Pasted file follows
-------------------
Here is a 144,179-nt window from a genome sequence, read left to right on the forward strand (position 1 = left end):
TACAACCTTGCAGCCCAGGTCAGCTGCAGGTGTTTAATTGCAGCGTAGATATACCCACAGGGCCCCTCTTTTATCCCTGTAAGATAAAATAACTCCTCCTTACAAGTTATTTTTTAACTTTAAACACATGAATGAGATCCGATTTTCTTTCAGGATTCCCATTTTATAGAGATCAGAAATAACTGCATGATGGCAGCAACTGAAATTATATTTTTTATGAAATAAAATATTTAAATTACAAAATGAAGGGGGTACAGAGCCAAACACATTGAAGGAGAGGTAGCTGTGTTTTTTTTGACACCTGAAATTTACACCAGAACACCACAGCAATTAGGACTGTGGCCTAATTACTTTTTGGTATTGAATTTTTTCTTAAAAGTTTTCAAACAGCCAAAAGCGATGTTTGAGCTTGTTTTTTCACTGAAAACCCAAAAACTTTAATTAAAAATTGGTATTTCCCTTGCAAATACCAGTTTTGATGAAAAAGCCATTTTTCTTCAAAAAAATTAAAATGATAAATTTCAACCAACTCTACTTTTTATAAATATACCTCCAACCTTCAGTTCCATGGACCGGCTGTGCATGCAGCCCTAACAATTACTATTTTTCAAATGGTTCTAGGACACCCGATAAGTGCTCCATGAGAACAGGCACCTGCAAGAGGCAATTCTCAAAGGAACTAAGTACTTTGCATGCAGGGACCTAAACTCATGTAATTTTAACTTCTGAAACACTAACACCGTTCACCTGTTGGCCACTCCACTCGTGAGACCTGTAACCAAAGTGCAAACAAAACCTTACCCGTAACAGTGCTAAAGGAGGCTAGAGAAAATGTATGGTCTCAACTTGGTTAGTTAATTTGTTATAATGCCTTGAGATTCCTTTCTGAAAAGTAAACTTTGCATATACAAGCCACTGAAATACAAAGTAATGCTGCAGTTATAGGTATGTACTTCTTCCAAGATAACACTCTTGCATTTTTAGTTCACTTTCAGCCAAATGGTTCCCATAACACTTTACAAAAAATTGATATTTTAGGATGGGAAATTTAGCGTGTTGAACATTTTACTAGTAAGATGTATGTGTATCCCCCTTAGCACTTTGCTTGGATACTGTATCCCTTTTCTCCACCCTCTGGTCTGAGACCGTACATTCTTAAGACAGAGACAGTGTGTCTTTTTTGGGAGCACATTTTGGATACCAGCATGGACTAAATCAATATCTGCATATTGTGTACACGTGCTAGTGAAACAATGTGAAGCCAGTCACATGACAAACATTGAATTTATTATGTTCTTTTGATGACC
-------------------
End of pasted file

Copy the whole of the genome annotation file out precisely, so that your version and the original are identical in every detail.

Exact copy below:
Here is a 144,179-nt window from a genome sequence, read left to right on the forward strand (position 1 = left end):
TACAACCTTGCAGCCCAGGTCAGCTGCAGGTGTTTAATTGCAGCGTAGATATACCCACAGGGCCCCTCTTTTATCCCTGTAAGATAAAATAACTCCTCCTTACAAGTTATTTTTTAACTTTAAACACATGAATGAGATCCGATTTTCTTTCAGGATTCCCATTTTATAGAGATCAGAAATAACTGCATGATGGCAGCAACTGAAATTATATTTTTTATGAAATAAAATATTTAAATTACAAAATGAAGGGGGTACAGAGCCAAACACATTGAAGGAGAGGTAGCTGTGTTTTTTTTGACACCTGAAATTTACACCAGAACACCACAGCAATTAGGACTGTGGCCTAATTACTTTTTGGTATTGAATTTTTTCTTAAAAGTTTTCAAACAGCCAAAAGCGATGTTTGAGCTTGTTTTTTCACTGAAAACCCAAAAACTTTAATTAAAAATTGGTATTTCCCTTGCAAATACCAGTTTTGATGAAAAAGCCATTTTTCTTCAAAAAAATTAAAATGATAAATTTCAACCAACTCTACTTTTTATAAATATACCTCCAACCTTCAGTTCCATGGACCGGCTGTGCATGCAGCCCTAACAATTACTATTTTTCAAATGGTTCTAGGACACCCGATAAGTGCTCCATGAGAACAGGCACCTGCAAGAGGCAATTCTCAAAGGAACTAAGTACTTTGCATGCAGGGACCTAAACTCATGTAATTTTAACTTCTGAAACACTAACACCGTTCACCTGTTGGCCACTCCACTCGTGAGACCTGTAACCAAAGTGCAAACAAAACCTTACCCGTAACAGTGCTAAAGGAGGCTAGAGAAAATGTATGGTCTCAACTTGGTTAGTTAATTTGTTATAATGCCTTGAGATTCCTTTCTGAAAAGTAAACTTTGCATATACAAGCCACTGAAATACAAAGTAATGCTGCAGTTATAGGTATGTACTTCTTCCAAGATAACACTCTTGCATTTTTAGTTCACTTTCAGCCAAATGGTTCCCATAACACTTTACAAAAAATTGATATTTTAGGATGGGAAATTTAGCGTGTTGAACATTTTACTAGTAAGATGTATGTGTATCCCCCTTAGCACTTTGCTTGGATACTGTATCCCTTTTCTCCACCCTCTGGTCTGAGACCGTACATTCTTAAGACAGAGACAGTGTGTCTTTTTTGGGAGCACATTTTGGATACCAGCATGGACTAAATCAATATCTGCATATTGTGTACACGTGCTAGTGAAACAATGTGAAGCCAGTCACATGACAAACATTGAATTTATTATGTTCTTTTGATGACC